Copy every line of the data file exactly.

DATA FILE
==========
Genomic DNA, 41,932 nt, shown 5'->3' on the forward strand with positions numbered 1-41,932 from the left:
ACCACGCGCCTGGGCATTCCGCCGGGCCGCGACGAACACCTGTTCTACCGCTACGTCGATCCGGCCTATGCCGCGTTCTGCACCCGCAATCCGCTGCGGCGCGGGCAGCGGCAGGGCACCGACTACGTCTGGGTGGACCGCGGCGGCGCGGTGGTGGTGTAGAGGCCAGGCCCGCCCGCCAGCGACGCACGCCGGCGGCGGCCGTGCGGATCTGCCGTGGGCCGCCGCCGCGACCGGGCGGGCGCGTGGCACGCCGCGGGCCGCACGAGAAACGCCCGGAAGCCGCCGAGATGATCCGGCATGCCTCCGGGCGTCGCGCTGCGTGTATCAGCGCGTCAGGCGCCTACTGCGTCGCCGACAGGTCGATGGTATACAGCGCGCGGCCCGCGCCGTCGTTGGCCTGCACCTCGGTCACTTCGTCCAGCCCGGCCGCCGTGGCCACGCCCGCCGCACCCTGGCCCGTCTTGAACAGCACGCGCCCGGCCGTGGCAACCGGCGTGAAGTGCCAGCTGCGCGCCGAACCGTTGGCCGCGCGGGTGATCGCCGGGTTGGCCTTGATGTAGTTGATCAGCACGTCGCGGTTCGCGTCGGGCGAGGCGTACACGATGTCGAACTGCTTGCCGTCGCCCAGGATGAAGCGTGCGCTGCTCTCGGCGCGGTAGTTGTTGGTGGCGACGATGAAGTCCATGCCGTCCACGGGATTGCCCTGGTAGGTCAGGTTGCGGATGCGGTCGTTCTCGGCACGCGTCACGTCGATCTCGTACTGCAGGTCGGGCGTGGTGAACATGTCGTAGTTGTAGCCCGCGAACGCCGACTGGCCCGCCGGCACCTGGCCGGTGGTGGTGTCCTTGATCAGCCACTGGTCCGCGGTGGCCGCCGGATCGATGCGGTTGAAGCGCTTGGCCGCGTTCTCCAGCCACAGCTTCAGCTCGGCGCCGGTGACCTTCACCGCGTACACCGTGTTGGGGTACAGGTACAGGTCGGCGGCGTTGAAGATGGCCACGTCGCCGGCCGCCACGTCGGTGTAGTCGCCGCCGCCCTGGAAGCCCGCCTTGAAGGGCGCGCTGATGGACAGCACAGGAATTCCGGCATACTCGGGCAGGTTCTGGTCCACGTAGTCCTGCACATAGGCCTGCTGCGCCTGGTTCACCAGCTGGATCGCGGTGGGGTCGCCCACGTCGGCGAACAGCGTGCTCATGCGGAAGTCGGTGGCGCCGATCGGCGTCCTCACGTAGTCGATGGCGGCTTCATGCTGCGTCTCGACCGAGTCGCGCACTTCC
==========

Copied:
Genomic DNA, 41,932 nt, shown 5'->3' on the forward strand with positions numbered 1-41,932 from the left:
ACCACGCGCCTGGGCATTCCGCCGGGCCGCGACGAACACCTGTTCTACCGCTACGTCGATCCGGCCTATGCCGCGTTCTGCACCCGCAATCCGCTGCGGCGCGGGCAGCGGCAGGGCACCGACTACGTCTGGGTGGACCGCGGCGGCGCGGTGGTGGTGTAGAGGCCAGGCCCGCCCGCCAGCGACGCACGCCGGCGGCGGCCGTGCGGATCTGCCGTGGGCCGCCGCCGCGACCGGGCGGGCGCGTGGCACGCCGCGGGCCGCACGAGAAACGCCCGGAAGCCGCCGAGATGATCCGGCATGCCTCCGGGCGTCGCGCTGCGTGTATCAGCGCGTCAGGCGCCTACTGCGTCGCCGACAGGTCGATGGTATACAGCGCGCGGCCCGCGCCGTCGTTGGCCTGCACCTCGGTCACTTCGTCCAGCCCGGCCGCCGTGGCCACGCCCGCCGCACCCTGGCCCGTCTTGAACAGCACGCGCCCGGCCGTGGCAACCGGCGTGAAGTGCCAGCTGCGCGCCGAACCGTTGGCCGCGCGGGTGATCGCCGGGTTGGCCTTGATGTAGTTGATCAGCACGTCGCGGTTCGCGTCGGGCGAGGCGTACACGATGTCGAACTGCTTGCCGTCGCCCAGGATGAAGCGTGCGCTGCTCTCGGCGCGGTAGTTGTTGGTGGCGACGATGAAGTCCATGCCGTCCACGGGATTGCCCTGGTAGGTCAGGTTGCGGATGCGGTCGTTCTCGGCACGCGTCACGTCGATCTCGTACTGCAGGTCGGGCGTGGTGAACATGTCGTAGTTGTAGCCCGCGAACGCCGACTGGCCCGCCGGCACCTGGCCGGTGGTGGTGTCCTTGATCAGCCACTGGTCCGCGGTGGCCGCCGGATCGATGCGGTTGAAGCGCTTGGCCGCGTTCTCCAGCCACAGCTTCAGCTCGGCGCCGGTGACCTTCACCGCGTACACCGTGTTGGGGTACAGGTACAGGTCGGCGGCGTTGAAGATGGCCACGTCGCCGGCCGCCACGTCGGTGTAGTCGCCGCCGCCCTGGAAGCCCGCCTTGAAGGGCGCGCTGATGGACAGCACAGGAATTCCGGCATACTCGGGCAGGTTCTGGTCCACGTAGTCCTGCACATAGGCCTGCTGCGCCTGGTTCACCAGCTGGATCGCGGTGGGGTCGCCCACGTCGGCGAACAGCGTGCTCATGCGGAAGTCGGTGGCGCCGATCGGCGTCCTCACGTAGTCGATGGCGGCTTCATGCTGCGTCTCGACCGAGTCGCGCACTTCC